- She woke up from a catnap this afternoon to blood curtailing screams from my 6 year old who was NOT jumping off her bed. Her busted lip, gums and pool of blood proved otherwise.
- Maureen cradled my baby and hushed her while I felt faint and woozy.
- She listened to her “sister” play her flute and laughed her head off at our howling dog. (She still can’t believe there are doctors (veterinarians) for pets.
- Maureen did several carlines with me.
- I was photobombed:
- We laughed and joked and talked and I am continually amazed at her big heart and how much she teaches me about wealth, poverty and God.
- We scheduled a health checkup for her at a family doctor’s office.
- She told me stories that made me weep and I realized (again), I can do and give so much more.
- I have been reminded over and over how easy my life is. From laundry to dinner preparation, to shopping and living. I have no reason to complain.
- Perspective is everything.
- We went on a mini shopping spree –first scented candle, sassy insulated cup and much more!
- She has blended into our home and family just like I knew she would.
- I can’t wait for the next 24 hours!
The food kept coming, freezers full. Friends from church and school delivered desserts and veggies, roast and brisket, neighbors created a schedule of meals for my brother-in-law and teen nephews. The food piled high and we vacuum-sealed and froze portions for the weeks and months to come. Toilet paper and napkins, loaves of bread and CD’s of praise music for the family were dropped off all day long.
The hours and days following my sister-in-law’s death last week were the most beautiful display of community I have ever seen.
Her husband and sons are being held by their community of friends and neighbors in the plains of Texas. As my mother-in-law and other sister-in-law cut cake into pieces and I wrote dates on freezer bags, we talked about the beauty of community and how it’s with you in the ebb and flow of life. The joy and sorrow.
I walked away from that kitchen with a deep sense of thankfulness and a longing to create community just like my dear sister -in-law did. If filled her life and brought comfort in her death.
I’ve made it a goal in 2013 to work harder at this real life community thing. It doesn’t come natural for me, but I’ve seen the power of it up close and it’s good.
As women, there’s a tangible, real way for us to create community is thru (in)RL:
I hope you’ll join me and be a part of this opportunity for connection today.
Maureen is in my home.
SHE’S HERE, eating her first bowl of Texas chili at my chalkboard table!
When we drove up to our house from the airport and I opened the garage, she saw our family bikes hanging from the ceiling and asked if we also sold bicycles for a living (since we have five).
I’m seeing my home and things and excess thru her eyes. I think everyone should have a visitor with this kind of perspective. It’s a hard kind of good.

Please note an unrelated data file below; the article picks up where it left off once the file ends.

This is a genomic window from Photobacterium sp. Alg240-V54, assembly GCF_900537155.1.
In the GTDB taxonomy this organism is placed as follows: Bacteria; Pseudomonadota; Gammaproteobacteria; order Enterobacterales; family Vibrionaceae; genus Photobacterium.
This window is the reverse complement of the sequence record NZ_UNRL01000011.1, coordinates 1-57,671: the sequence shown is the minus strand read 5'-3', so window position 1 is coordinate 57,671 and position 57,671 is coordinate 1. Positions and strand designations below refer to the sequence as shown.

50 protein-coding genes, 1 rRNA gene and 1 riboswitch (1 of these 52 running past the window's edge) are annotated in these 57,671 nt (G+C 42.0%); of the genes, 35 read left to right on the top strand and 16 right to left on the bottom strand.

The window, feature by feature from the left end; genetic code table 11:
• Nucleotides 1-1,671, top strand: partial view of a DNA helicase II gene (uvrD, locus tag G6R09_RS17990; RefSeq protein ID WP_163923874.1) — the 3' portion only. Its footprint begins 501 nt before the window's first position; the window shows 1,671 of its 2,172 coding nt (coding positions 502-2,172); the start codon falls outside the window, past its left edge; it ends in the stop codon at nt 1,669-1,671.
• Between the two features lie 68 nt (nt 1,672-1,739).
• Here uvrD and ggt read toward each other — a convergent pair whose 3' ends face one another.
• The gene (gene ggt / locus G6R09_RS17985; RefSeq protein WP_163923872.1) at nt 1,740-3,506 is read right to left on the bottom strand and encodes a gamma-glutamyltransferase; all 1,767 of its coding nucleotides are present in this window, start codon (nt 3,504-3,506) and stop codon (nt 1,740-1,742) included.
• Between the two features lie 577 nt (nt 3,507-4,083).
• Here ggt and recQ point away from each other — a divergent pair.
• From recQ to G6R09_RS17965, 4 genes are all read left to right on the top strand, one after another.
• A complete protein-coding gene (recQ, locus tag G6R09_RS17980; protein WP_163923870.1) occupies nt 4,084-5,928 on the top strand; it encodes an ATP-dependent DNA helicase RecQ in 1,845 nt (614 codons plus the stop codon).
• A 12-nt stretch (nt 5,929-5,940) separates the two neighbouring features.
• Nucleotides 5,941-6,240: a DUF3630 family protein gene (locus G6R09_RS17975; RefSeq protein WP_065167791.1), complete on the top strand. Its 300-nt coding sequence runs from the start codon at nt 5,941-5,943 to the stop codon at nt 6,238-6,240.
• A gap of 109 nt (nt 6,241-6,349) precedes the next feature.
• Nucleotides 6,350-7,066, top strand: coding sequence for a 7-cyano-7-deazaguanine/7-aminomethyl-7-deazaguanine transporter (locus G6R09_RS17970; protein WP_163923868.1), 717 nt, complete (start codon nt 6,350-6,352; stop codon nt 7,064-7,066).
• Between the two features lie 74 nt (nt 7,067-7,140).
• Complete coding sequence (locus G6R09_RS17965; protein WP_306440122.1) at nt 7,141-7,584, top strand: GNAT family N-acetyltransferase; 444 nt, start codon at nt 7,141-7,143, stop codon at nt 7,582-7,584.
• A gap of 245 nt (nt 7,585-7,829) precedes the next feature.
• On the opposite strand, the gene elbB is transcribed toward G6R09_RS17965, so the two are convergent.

She ran away (in terror) from our 10 lb dog and we are taking baby steps. Pets are rare in a country oppressed with poverty. When she saw our black cat, she screamed and said only witches own cats like that in Kenya. Hey, I’ve been called worse.
And then we visited two of my favorite places and had us some Christian chicken:
Next, a visit to Target’s Dollar Spot:
She’s obviously my daughter.
We returned home and finished some last minute work on a Mercy House event at our local church.
And then she handed me this letter from our precious girls at the maternity home:
Here’s a portion of it:
Dear Welch family,
Happy New Year! We want you to know that we’ve been praying for you everyday. It’s a privilege for us. You have really played a very big role in our lives….
Thank you very much for the things that you have done for us. You are the ones who made us to be the people we are today with our babies. Thank you for saving our lives and our babies lives too. God bless you very much and we are praying for you that God will keep you strong and you’ll have faith in Him….
We want you to know that Mercy House is a very good place with everything we need in it. We really enjoy living here with our babies. We thank God for giving us the best Director, too. She has walked with us until we have reached the place we are today.”
And if I ever wondered if all the work and tears and challenges were worth it… here is my answer.
Well. It was bound to happen.
She turned 13.
To celebrate, she hung out with her teen cousins and siblings to spray graffiti at Cadillac Ranch in Amarillo. We were there for such a sad reason, but we looked for the joy in the sorrow.
My favorite hoodlums.
She wiped away silent tears at her Aunt’s funeral and carried herself like a lady. She’s deep and soulful.
She wears perfume, saves her babysitting money for manicures and dabbles in eye shadow. She’s taller than I am, her fashion sense puts mine to shame and last week I borrowed something from her.
It’s all happening too fast. I’m trying to soak it in and enjoy the topsy-turvy ride. Thankfully, she still holds fast to “No Boys Allowed.”